For a few years now the storage capacity in phones hasn’t increased much – once storage topped out at 64GB there hasn’t been any drive by any of the major companies to go bigger. So what are we to do if we want to carry around more music and videos?
For Android users, there’s the potentially messy business of swapping MicroSD cards around – a process that probably involves taking the case off of your phone and fiddling with tiny cards in your big fat fingers. For iPhone and iPad users the situation is even more dire: Apple’s attitude is “suck it up and deal with it”.
Luckily – a better solution may be at hand. We’re increasingly seeing wireless media readers make their way to market, and PNY’s attempt could take the pain out of sharing files.
The Wireless Media Reader (WMR) is a small device – slightly smaller and slightly thicker than a phone that will take SD cards and USB sticks and connect to your wifi network (or create a hotspot of its own), enabling you to access the files within on your phone or tablet.
Better still – the device has a built in battery so you can carry it around with you, and up to five people can connect simultaneously. So imagine if you’re on a long train journey, it would be possible to switch on the WMR in your bag and have you and all of the people you’re travelling with watch content off of a high-capacity SD card. Brilliant.
Getting started is easy – all you have to is plug in your SD card or USB device, switch it on and download the app on your phone. Then connect to the wifi network that it generates, and head into the app. A top tip – which I’ll repeat here is that the default wifi code is “1111111” – a fact that is only hidden in small type in the instructions.
Once you’re connected in the app if you head into settings you can setup the device to connect to your own wifi network, rather than generate its own. This means that you won’t have to faff about switching wifi networks every time you want to use it. Brilliant.
The software is fairly straightforward. Browsing your SD card or USB stick is like browsing a file explorer on a computer – and it will let you press on a video to play it, or a photo to view full screen. You can even save photos to your phone’s photo album, which is useful.
The app – probably due to technological limitations – seemed to struggle more with larger files. With big photos (taken on a DSLR camera) it took ages to generate thumbnails, and then when you scroll to the next page of files and back, it has to generate them again (couldn’t it cache smaller thumbnails to load faster?). With a reasonably sized video I watched though, it worked great, with no disruption in the stream.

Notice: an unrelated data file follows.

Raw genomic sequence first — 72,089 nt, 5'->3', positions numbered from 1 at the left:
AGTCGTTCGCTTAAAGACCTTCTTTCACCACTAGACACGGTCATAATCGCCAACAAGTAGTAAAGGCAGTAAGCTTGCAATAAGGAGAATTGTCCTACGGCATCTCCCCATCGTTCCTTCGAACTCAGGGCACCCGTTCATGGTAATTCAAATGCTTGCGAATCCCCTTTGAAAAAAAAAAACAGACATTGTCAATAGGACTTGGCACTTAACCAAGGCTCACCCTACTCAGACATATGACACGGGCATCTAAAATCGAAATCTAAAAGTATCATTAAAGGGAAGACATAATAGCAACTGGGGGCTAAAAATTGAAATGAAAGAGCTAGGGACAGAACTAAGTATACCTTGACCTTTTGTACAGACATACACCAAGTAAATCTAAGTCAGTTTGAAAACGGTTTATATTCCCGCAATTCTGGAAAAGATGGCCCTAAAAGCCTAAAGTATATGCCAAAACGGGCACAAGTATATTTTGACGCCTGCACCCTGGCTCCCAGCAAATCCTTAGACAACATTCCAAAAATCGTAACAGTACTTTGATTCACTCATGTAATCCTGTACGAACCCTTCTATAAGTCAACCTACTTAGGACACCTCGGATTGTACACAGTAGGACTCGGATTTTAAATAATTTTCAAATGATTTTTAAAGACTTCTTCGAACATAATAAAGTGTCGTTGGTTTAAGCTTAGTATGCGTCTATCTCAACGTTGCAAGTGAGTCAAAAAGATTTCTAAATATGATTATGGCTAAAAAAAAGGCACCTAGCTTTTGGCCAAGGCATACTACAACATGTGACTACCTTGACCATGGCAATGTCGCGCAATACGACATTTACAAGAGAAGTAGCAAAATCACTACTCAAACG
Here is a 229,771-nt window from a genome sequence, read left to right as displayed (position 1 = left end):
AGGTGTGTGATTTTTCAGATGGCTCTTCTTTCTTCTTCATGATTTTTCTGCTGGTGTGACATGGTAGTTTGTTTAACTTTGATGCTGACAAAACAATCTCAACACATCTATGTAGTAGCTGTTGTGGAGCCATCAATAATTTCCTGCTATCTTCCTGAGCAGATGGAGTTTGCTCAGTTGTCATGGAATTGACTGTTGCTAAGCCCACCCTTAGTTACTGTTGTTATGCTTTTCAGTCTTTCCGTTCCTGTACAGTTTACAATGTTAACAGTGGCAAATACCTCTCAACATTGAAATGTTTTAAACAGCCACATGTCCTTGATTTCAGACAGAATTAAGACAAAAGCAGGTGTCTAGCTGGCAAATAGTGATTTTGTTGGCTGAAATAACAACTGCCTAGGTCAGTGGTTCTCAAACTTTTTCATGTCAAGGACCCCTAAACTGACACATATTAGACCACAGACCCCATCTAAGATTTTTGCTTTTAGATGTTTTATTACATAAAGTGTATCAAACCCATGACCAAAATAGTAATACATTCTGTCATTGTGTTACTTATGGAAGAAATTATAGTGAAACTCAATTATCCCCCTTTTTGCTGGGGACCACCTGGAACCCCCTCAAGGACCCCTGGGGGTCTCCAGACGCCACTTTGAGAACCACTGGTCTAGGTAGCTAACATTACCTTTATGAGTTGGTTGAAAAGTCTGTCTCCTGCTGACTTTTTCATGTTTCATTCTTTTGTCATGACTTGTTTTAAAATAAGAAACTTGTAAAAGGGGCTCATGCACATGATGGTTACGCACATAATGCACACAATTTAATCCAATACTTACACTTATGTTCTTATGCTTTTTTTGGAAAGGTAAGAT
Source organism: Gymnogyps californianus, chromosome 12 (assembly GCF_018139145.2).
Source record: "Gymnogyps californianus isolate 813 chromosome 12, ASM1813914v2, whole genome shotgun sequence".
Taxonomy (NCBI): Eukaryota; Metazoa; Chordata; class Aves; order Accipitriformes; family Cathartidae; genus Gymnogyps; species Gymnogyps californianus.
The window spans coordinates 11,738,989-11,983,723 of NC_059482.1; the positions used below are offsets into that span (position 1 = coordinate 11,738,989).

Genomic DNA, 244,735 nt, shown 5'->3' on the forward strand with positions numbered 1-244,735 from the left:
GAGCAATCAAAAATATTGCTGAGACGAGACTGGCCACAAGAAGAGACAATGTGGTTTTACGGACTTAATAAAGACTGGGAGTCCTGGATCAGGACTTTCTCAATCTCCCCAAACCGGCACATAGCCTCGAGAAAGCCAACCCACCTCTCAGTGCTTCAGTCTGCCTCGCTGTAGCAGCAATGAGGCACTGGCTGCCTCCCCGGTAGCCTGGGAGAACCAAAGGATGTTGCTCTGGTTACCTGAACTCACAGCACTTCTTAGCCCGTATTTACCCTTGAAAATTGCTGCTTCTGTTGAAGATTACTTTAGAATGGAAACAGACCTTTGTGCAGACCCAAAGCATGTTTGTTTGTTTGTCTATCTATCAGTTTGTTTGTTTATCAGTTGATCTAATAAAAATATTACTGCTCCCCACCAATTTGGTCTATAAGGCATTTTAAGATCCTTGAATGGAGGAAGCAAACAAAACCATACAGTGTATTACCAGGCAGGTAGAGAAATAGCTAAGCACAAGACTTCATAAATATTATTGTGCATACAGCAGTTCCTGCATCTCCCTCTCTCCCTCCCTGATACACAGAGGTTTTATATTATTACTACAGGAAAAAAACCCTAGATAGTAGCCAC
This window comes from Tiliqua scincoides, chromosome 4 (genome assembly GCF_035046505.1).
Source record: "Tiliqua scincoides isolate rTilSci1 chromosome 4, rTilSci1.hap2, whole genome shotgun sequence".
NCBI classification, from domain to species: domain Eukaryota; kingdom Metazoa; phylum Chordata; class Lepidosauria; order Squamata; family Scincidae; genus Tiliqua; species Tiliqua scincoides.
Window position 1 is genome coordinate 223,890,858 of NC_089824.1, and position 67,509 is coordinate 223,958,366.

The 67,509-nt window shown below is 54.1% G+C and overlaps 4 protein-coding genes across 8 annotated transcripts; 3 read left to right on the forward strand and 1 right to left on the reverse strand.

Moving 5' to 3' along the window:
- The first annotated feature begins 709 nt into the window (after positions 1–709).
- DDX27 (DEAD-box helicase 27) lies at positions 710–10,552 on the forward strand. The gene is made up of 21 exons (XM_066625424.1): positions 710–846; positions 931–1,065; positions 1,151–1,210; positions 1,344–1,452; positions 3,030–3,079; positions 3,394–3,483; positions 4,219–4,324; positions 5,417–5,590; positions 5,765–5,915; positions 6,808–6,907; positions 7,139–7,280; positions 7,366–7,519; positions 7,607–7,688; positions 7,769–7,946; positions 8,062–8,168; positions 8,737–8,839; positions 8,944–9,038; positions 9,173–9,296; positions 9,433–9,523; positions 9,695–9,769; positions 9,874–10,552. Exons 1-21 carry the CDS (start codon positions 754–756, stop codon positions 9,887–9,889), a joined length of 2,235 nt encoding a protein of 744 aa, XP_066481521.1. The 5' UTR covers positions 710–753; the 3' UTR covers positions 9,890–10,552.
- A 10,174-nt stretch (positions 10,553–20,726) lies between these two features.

Unfortunately on the whole though, whilst the hardware feels fairly solid and nice to hold, I think the accompanying app really lets it down. It appears that PNY don’t have the design skills that match those of Apple or Google, which creates a rather ugly experience to browse. Worse still, it appears a little buggy – I had to quit a few times and relaunch the app whilst just browsing through. On my (admittedly ancient) iPhone 4S, it ran sluggishly too. Essentially it felt like it needed more development time: and this is hopefully something that can be fixed with a software update.
Though wirelessly reading SD cards is undoubtedly the device’s main feature, it can do a number of other useful things. For example, you can simply use it as a good old-fashioned SD reader for your computer by connecting it via USB. Better still, you can even use it to charge up your phone. Because the USB socket for mounting USB drives is powered, if you plug in your phone it’ll charge it up – so it makes for a great emergency battery pack when you’re out and about too.
So is it worth getting? At £49.99 it has quite a steep asking price, though could fulfil a vital need. It’d be perfect if you’re going on a trip and want an easy way carry around a bunch of films to watch en route – or if you want to transfer photos to your phone without the need for a computer.
The PNY Wireless Media Reader is available now.
By James O'Malley | July 18th, 2014